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Peavy perfect fit for playoff-contending Red Sox

Following ups and downs of injuries, righty says he's completely healthy

BOSTON -- Quite simply, they're going to love Jake Peavy in Boston. It's a sophisticated fan base that will appreciate the right-hander's maximum effort. He'll give the Red Sox everything he has every time he steps on the mound.

"I hope that's something that does come across in my time here," Peavy told this past weekend. "I look forward to being a part of it the rest of this year and next year, and who knows beyond that. The passion the fans bring and their desire to win, I believe my personality will go hand-in-hand with that.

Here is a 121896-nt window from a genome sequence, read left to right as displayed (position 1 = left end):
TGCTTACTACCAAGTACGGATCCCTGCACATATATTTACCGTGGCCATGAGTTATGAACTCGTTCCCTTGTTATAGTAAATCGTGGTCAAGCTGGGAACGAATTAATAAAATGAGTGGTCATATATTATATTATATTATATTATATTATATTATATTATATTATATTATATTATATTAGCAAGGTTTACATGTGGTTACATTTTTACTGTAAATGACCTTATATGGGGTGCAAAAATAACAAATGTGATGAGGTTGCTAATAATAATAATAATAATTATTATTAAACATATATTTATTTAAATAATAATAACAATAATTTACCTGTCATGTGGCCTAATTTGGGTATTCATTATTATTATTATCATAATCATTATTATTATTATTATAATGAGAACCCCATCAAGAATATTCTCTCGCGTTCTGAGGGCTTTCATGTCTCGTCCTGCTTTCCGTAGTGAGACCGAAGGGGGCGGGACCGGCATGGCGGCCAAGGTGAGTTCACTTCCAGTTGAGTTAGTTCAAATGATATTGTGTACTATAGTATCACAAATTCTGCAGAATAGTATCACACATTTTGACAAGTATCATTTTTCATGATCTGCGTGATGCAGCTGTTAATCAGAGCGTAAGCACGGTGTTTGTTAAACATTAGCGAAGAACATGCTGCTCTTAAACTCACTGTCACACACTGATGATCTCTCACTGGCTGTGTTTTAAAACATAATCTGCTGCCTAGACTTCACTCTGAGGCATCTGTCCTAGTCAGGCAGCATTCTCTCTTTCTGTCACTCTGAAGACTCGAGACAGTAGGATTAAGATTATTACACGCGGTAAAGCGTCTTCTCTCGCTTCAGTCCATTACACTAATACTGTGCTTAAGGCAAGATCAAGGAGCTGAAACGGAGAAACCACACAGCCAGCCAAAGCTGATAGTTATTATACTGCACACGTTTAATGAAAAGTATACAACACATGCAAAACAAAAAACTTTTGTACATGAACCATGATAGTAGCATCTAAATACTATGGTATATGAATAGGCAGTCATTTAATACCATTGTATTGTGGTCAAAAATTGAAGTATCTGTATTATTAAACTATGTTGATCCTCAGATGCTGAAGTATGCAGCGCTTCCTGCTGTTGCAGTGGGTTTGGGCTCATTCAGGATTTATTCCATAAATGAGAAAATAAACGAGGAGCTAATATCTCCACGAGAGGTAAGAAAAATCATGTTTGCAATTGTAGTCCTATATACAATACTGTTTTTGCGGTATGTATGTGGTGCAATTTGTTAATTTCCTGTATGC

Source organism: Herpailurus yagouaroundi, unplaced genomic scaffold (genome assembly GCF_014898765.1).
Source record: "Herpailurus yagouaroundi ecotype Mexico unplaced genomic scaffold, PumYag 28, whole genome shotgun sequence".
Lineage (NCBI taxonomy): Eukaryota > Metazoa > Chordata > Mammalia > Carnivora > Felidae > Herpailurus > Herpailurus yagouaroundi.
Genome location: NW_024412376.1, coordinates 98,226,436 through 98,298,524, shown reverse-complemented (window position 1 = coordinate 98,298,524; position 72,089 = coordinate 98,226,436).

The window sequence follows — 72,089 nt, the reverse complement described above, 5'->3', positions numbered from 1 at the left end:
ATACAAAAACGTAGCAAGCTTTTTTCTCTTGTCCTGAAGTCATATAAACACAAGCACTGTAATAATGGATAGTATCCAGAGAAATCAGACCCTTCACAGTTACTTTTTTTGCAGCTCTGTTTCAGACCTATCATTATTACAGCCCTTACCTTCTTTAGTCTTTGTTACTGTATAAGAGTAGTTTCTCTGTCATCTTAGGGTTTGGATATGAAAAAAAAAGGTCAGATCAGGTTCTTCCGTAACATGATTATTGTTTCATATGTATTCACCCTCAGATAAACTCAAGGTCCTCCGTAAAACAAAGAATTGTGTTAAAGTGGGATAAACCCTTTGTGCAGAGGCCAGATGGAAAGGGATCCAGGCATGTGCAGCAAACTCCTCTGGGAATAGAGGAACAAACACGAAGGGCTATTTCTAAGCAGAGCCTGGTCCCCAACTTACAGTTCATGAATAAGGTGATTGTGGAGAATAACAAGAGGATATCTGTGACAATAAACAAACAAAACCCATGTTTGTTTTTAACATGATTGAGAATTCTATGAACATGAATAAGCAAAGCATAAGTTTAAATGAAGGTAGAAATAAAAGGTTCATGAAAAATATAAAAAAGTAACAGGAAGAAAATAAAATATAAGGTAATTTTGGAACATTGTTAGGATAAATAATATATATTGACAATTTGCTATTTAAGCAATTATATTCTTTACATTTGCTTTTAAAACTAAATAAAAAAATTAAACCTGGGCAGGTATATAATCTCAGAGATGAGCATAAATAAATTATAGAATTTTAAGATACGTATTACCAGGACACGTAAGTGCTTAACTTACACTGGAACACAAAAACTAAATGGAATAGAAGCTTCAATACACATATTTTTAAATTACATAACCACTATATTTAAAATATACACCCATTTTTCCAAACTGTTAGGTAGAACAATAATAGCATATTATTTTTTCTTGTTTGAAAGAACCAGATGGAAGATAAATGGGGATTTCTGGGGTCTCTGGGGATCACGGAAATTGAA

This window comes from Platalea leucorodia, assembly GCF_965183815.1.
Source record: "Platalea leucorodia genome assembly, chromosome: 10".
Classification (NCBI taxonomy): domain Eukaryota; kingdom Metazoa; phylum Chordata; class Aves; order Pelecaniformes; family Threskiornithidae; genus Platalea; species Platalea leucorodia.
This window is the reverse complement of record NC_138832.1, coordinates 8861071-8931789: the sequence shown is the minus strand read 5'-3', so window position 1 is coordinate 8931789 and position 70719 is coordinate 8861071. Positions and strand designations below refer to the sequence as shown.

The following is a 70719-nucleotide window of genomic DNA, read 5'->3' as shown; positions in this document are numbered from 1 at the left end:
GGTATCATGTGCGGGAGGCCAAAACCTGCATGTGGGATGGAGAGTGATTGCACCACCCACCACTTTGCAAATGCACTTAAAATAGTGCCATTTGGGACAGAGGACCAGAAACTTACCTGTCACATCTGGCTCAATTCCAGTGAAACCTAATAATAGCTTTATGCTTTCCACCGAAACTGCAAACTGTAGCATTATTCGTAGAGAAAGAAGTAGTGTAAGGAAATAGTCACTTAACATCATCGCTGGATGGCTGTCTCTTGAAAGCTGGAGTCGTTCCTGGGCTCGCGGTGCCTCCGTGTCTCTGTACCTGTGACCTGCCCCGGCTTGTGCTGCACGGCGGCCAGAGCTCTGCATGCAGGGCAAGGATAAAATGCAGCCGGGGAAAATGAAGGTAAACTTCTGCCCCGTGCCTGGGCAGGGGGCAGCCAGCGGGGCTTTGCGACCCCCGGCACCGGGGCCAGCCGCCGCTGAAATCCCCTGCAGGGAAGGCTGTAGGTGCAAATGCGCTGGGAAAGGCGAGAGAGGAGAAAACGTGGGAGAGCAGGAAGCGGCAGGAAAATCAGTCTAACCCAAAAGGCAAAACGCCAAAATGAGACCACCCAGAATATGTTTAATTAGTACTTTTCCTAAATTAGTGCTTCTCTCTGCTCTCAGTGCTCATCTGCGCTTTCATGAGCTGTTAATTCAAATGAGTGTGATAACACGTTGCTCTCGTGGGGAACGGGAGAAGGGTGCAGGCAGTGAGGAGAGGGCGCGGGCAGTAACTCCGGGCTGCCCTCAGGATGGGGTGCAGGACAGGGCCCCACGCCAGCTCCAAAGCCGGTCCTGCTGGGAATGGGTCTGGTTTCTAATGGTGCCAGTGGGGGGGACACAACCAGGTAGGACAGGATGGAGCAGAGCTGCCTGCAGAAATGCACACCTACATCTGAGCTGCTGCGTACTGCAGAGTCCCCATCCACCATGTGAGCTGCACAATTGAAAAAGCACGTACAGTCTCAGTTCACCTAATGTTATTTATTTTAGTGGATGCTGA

"But at the end of the day, I have to go out and win for them, make them like you. But there will be that preparation and desire every time out."

So far, so good. Peavy's first start for the Red Sox earned him a victory Saturday night over the D-backs. His next one will be against the Royals in Kansas City on Friday night.

No discussion with Peavy would be complete without addressing the experimental surgery he underwent on July 14, 2010, in Chicago. Peavy had the latissimus dorsi muscle reattached to the rear of his shoulder through a sequence of stitches tied to the bone by four metal anchors or tacks. The surgery had never been performed on a starting pitcher.

A little more than three years later, Peavy's shoulder is intact, withstanding the constant motion of throwing pitch after pitch. Boston's newest hurler was given a standing ovation as he walked off the field after allowing a single to open the eighth in a 5-2 win. That was quite a sendoff by the fans as you walked off the field.

Peavy: To walk off there in the eighth to that kind of response from the fans, albeit upset after giving up the hit, that's something I'll never forget. You tipped your cap.